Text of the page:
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Wilsons disease

Wilson disease (WD) is a rare, but treatable, autosomal recessive disorder of hepatic copper disposition. Onset of clinical disease can occur at any age, though mainly between 3 and 55 years old. Age alone is not a reason for discounting the diagnosis of WD. WD can present as hepatic disease, neurological movement disorders, or psychiatric disease.

In a patient with liver disease or typical neurologic features, the combination of subnormal serum ceruloplasmin (preferably <140 mg/dL) and elevated basal 24-h urinary copper excretion (>0.6 μmol/24 h or >40 μg/24 h) is highly suggestive of WD.

Genetic diagnosis is definitive but requires skilled interpretation. Treatment is lifelong and early diagnosis and treatment provide the best outlook. Discontinuing treatment altogether leads to severe refractory liver dysfunction; treatment should not be stopped during pregnancy. First-degree relatives must be investigated for WD once a single family member has been diagnosed with WD; genetic testing is most efficient.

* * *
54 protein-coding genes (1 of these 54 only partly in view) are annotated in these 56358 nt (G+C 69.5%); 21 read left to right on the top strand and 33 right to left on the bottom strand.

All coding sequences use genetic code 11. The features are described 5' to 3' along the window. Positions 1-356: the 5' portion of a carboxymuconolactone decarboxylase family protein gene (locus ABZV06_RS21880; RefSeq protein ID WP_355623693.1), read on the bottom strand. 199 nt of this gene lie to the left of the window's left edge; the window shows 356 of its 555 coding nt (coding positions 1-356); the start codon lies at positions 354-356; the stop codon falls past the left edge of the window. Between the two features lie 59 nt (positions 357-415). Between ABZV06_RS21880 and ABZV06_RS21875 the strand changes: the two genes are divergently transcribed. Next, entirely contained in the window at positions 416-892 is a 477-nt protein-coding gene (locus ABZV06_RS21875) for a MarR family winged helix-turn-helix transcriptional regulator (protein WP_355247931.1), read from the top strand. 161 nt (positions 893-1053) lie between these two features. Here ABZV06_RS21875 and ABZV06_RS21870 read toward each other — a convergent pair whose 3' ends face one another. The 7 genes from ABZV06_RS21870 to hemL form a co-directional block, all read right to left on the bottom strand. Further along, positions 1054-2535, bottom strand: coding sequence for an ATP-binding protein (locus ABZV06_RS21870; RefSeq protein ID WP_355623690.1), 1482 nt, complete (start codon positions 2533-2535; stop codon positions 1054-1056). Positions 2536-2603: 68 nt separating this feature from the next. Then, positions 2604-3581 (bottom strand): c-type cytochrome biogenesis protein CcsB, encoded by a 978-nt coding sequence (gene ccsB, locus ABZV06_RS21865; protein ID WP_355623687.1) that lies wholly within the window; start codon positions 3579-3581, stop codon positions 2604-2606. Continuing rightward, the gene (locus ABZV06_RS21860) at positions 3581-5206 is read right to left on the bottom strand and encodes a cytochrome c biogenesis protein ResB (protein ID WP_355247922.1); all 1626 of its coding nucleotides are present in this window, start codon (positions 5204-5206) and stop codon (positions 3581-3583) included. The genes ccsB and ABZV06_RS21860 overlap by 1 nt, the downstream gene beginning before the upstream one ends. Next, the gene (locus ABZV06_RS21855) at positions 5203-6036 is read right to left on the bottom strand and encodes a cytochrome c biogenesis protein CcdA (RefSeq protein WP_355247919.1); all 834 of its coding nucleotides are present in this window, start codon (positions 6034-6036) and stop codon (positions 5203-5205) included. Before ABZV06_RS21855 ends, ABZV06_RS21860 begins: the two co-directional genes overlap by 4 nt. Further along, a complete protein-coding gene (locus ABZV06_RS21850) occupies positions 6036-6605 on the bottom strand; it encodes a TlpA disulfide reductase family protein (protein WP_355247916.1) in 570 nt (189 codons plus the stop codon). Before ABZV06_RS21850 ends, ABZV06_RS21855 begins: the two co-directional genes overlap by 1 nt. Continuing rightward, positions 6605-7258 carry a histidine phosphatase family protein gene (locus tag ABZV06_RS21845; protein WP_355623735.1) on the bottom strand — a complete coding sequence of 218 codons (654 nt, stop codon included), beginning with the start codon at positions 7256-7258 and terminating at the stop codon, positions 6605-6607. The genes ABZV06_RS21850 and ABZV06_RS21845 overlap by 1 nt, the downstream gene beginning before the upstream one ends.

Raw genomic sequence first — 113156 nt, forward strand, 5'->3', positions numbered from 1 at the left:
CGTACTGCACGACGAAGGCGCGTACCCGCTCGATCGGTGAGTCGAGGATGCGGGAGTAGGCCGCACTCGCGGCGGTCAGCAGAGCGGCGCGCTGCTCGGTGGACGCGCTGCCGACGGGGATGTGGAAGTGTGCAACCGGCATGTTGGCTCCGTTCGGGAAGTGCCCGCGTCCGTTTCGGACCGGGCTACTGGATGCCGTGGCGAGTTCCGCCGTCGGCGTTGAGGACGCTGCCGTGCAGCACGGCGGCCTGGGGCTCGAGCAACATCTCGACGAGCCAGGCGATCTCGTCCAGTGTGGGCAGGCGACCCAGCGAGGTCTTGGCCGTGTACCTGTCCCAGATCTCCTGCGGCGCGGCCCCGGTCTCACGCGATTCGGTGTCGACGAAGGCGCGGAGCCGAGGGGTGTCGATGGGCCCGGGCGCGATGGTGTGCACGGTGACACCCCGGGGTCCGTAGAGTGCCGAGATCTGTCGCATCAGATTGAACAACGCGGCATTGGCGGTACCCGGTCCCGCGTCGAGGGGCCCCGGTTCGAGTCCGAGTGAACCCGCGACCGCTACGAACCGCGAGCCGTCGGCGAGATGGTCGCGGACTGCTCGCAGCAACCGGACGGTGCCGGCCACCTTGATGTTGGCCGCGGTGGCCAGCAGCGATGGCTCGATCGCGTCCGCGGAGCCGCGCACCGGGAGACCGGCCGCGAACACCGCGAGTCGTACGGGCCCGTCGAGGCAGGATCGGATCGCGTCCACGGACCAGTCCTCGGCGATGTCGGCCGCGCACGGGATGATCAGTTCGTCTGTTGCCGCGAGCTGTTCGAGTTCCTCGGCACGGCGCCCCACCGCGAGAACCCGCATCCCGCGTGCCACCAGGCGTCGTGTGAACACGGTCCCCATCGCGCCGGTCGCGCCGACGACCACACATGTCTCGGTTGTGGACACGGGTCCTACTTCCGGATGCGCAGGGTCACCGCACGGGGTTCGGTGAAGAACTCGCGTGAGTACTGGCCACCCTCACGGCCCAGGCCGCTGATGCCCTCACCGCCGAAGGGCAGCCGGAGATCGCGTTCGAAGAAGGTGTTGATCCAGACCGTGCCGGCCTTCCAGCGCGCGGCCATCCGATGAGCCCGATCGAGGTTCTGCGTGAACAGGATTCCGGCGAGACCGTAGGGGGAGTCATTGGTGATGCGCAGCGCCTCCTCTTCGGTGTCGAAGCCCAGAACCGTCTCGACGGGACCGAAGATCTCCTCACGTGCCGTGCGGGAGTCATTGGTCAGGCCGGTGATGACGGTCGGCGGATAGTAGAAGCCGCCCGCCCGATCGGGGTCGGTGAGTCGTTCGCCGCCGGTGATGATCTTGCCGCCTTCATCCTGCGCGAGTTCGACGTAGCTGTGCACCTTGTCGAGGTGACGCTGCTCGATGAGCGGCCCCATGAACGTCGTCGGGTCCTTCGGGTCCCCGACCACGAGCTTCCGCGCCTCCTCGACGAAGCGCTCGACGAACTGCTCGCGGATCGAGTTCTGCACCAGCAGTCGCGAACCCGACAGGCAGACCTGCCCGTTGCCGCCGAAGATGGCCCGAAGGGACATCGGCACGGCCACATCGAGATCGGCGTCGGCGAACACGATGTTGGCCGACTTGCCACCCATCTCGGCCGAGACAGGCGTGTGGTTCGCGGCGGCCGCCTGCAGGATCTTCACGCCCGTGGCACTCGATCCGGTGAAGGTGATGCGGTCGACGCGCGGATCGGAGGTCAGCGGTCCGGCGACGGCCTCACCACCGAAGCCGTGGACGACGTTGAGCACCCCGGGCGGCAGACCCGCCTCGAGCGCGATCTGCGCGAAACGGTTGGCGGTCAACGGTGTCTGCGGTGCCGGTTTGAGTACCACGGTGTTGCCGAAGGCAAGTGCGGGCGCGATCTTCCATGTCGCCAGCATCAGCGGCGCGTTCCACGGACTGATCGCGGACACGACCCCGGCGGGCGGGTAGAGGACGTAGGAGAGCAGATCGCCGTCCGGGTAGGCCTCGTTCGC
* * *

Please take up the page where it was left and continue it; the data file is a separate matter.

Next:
Information about the service

Dr Gideon Hirschfield (Consultant Hepatologist) and Dr David Nicholl (Consultant Neurologist) hold a one-stop Wilson’s disease clinic at University Hospital Birmingham on a Friday morning four times a year. This clinic offers patients the opportunity to have their management reviewed by a hepatologist and a neurologist at the same time and is intended to supplement otherwise established care.

In a normal clinic appointment, the patient sees both the Consultants, has blood test, urine test and generally receives a prescription.

Last reviewed: 14 June 2023